I am aware that many self-advocates oppose the missions of organizations like SafeMinds since they oppose the idea of “curing” autism and “ending” the epidemic. I acknowledge this perspective, and admire the fact that many of these self-advocates are fighting for their right to be accepted in society as unique individuals with autism. While I do believe that society should be more accepting and accommodating of people with autism, I also personally do not believe that being proud of your autism should stand in opposition with supporting research for environmental issues and effective treatments.


Rather, they should work hand in hand. We should respect and be proud of the gifts people with autism have, and respect the right of any individual with autism to identify themselves they way they choose, but we should also research as many ways possible to help people with autism function at their full potential, and to study the many causes of autism, such as environmental factors, to improve our ability to properly and accurately diagnose individuals with autism.



e)  Why did you decide to get involved in SafeMinds?


As a person with autism has experienced and “survived” many biomedical issues throughout my life, I developed a concern that there was a greater need for people with autism to share their perspective about coping and living with biomedical issues in the autism community. I have heard biomedical doctors share their research, and listened to parents share their struggles raising medically sick kids, and felt that the perspective of people like myself—the people enduring and struggling with the biomedical problems—was an essential perspective to further biomedical research, and to understand the struggles of the medically sick child with autism.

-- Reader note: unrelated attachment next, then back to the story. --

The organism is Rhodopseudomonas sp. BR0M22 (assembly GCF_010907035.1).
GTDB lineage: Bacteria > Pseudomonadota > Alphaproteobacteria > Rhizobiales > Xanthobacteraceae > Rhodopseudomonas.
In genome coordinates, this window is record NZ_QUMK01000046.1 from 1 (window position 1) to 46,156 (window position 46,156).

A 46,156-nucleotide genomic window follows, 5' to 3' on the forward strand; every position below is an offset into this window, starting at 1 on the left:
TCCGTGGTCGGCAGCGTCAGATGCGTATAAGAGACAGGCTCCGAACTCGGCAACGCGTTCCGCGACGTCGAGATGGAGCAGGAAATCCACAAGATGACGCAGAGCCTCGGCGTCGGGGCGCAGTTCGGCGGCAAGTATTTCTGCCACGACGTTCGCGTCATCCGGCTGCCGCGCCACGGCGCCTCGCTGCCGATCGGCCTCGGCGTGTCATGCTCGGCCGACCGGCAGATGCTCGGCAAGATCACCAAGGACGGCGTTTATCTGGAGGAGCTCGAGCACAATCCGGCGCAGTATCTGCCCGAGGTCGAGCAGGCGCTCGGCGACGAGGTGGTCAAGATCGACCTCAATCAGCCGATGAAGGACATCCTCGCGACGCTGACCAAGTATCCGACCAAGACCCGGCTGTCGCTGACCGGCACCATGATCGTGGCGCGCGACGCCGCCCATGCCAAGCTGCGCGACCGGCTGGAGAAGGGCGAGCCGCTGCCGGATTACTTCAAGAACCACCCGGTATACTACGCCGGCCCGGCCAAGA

I first learned about SafeMinds via the Canary Party, a political advocacy group that fights for awareness of biomedical issues pertaining to autism amongst legislator and the federal government. When I learned about their organization, I felt that such a perspective would be beneficial to help support their mission. When I was offered a position on their board, I took it—to share that perspective and further awareness.



f)  What are the main topics about which you speak to the public related to autism?


I speak about a wide variety of issues. My website features a list of presentations I have written over the years that anyone can read for free, and also lists my speaking schedule.


Although my presentations encompass many different issues—social, educational, cultural, and medical—from personal perspectives, life experiences, and observations from having autism, I have a few “core” subjects I often talk about when I lecture. These subjects consist of the following:


How references from popular culture—such as popular films, TV shows, and books—can be used to understand and teach awareness of autism.


Learning about the human need to understand its environment, and how people with autism often struggle to understand their environment.